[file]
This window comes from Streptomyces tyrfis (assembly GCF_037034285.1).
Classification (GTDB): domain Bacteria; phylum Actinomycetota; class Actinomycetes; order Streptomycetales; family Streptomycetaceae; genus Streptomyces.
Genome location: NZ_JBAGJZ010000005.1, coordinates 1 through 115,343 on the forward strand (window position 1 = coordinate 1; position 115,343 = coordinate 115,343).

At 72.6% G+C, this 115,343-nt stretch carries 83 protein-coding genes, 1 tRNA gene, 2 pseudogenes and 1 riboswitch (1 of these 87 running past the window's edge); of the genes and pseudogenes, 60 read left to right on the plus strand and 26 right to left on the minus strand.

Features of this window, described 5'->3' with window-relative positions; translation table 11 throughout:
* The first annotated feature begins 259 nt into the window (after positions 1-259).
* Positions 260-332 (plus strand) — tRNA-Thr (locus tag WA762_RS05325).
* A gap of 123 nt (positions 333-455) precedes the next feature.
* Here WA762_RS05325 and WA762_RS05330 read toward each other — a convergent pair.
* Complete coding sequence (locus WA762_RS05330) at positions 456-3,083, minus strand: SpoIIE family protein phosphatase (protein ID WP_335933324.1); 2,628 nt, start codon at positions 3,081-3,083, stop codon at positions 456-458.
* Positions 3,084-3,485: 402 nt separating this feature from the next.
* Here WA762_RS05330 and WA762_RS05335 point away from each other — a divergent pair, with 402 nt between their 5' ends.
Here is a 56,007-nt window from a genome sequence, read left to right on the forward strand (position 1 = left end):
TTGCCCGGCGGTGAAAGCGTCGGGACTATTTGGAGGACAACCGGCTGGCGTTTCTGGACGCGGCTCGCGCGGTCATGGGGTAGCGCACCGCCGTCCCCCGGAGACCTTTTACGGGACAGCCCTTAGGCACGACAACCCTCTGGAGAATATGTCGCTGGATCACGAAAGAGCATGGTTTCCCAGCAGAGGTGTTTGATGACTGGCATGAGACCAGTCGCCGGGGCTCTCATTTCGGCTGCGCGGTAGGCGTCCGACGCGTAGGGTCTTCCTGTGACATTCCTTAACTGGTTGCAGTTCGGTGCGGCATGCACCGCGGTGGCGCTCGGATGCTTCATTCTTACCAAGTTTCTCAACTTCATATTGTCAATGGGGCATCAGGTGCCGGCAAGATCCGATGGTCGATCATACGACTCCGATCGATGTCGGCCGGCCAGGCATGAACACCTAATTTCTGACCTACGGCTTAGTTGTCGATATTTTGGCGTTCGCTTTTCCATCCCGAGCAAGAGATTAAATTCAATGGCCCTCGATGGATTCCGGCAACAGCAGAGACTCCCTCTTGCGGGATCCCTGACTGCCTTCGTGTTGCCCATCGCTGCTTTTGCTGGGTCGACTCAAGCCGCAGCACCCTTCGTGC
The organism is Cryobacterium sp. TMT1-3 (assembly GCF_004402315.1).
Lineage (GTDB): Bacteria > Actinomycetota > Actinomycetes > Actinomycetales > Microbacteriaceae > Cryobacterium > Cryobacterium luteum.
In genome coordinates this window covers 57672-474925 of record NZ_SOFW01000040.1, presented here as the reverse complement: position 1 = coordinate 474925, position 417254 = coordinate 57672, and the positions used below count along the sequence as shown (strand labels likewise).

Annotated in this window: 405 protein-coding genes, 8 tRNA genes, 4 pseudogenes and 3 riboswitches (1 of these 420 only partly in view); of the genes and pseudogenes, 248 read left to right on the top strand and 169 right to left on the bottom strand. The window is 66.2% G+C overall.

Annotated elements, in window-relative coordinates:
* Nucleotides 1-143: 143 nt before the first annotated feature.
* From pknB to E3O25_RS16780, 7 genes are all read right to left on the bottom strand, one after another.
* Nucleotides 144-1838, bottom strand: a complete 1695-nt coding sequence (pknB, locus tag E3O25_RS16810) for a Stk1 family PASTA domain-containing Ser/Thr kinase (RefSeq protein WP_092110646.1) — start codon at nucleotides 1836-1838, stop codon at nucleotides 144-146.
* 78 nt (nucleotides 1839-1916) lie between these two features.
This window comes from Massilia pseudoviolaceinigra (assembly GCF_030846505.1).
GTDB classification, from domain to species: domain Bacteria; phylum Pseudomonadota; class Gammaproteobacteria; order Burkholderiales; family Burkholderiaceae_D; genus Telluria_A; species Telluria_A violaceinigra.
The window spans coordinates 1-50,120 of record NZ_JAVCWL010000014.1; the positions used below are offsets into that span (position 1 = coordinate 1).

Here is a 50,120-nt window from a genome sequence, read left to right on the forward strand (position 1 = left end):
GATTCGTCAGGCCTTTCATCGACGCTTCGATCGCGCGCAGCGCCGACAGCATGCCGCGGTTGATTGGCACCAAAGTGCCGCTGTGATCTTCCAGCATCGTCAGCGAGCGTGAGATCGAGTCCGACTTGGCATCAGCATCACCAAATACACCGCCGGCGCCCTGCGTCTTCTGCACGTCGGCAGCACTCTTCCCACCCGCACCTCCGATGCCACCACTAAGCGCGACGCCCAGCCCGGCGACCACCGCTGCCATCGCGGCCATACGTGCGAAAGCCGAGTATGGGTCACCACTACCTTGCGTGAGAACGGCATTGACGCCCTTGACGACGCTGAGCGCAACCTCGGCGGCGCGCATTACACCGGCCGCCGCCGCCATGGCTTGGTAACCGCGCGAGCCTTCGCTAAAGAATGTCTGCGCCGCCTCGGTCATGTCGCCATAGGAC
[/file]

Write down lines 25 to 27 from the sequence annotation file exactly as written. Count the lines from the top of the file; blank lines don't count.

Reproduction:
GTDB classification, from domain to species: domain Bacteria; phylum Pseudomonadota; class Gammaproteobacteria; order Burkholderiales; family Burkholderiaceae_D; genus Telluria_A; species Telluria_A violaceinigra.
The window spans coordinates 1-50,120 of record NZ_JAVCWL010000014.1; the positions used below are offsets into that span (position 1 = coordinate 1).

Here is a 50,120-nt window from a genome sequence, read left to right on the forward strand (position 1 = left end):